Posted by Bill Sandweg on 21 March 2022.
Hats off to nurses. They do most of the hands on work of providing medical care to the community. They are not well-paid for their efforts. The average salary for a registered nurse across the United States is about $77,000, not a lot of money in this day and age. Nursing assistants make around $31,0o0 per year and Licensed Practical Nurses around $49,000.
(Not all nurses look like these actors from the TV series Nurses.)
Let’s talk for a moment about what nurses must do to earn their salaries. I am going to limit my discussion to nurses who practice in hospitals. They are the ones who are probably the most front-line of the nurses.
Someone has to work the 11 p.m. to 7 a.m. shift while the rest of us are sleeping. Someone has to work the Labor Day and Memorial Day shifts as well as the shifts on Christmas Eve and Christmas Day. It doesn’t take a genius to recognize that working these shifts is hard on the nurses and their families.
Nurses work hard under the best of circumstances. During the Covid pandemic, many have gone above and beyond what most of us would consider to be the call off duty. Not only have they been regularly exposed to a deadly virus, many of them have worked extremely long hours in understaffed hospitals overwhelmed by repeated surges of patients. Unsurprisingly, illness, death, exhaustion, burnout and depression have been common among these nurses. Many have found the work to be so hard that they have left the profession altogether.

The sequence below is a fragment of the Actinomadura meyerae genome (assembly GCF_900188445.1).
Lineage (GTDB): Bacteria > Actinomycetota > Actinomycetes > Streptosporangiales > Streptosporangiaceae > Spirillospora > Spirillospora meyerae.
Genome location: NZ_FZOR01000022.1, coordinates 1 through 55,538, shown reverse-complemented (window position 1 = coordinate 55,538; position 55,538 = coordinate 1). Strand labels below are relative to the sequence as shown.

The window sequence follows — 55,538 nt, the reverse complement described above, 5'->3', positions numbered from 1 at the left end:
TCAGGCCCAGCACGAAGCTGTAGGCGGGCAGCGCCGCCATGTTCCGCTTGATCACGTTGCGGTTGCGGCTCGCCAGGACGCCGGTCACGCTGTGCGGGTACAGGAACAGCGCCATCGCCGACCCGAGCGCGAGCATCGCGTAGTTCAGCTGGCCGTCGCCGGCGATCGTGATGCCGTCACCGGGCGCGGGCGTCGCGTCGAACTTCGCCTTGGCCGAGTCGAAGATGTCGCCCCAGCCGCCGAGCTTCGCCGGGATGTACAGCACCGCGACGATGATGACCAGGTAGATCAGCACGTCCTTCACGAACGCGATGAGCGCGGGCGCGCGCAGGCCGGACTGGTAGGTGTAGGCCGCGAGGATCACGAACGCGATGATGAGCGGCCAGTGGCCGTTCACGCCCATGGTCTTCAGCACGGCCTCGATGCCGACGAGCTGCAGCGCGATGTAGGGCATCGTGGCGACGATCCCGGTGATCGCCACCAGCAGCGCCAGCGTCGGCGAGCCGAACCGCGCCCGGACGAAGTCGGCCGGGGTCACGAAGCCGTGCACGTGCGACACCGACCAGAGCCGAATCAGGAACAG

As if these risks were not enough, nurses face the risk of physical assault while on the job. According top data published by the CDC, nurses faced a 13% risk of being violently assaulted in a given year. In other words, 13 nurses out of every 100 will be physically assaulted in a given year. On top of that, nurses face an even greater threat of non-violent assaults each year. 38 out of 100 nurses are subject each year to verbal assaults, sexual harassment and threats of violence, according to the same CDC data. Anecdotal reports from nurses themselves demonstrate even higher rates than reported by the CDC. In response to survey questions, 21% of nurses reported a physical assault in the preceding year and 50% reported a verbal assault. These statistics make nursing one of the most dangerous jobs around. Days lost to serious workplace violence are much higher in healthcare jobs than other industries.
In spite of these high numbers, many observers believe that workplace violence directed at nurses is underreported. Violent altercations are so common that many nurses just consider them part of the job.
Although current figures are not yet available, all available evidence points to a rise in assaults on nurses as patients and their families insist on unproven treatments or refuse to abide by masking policies or claim they or their loved ones are being wrongly diagnosed with Covid as part of a government plot. These are indeed troubled times for the nurses upon whom we depend so much.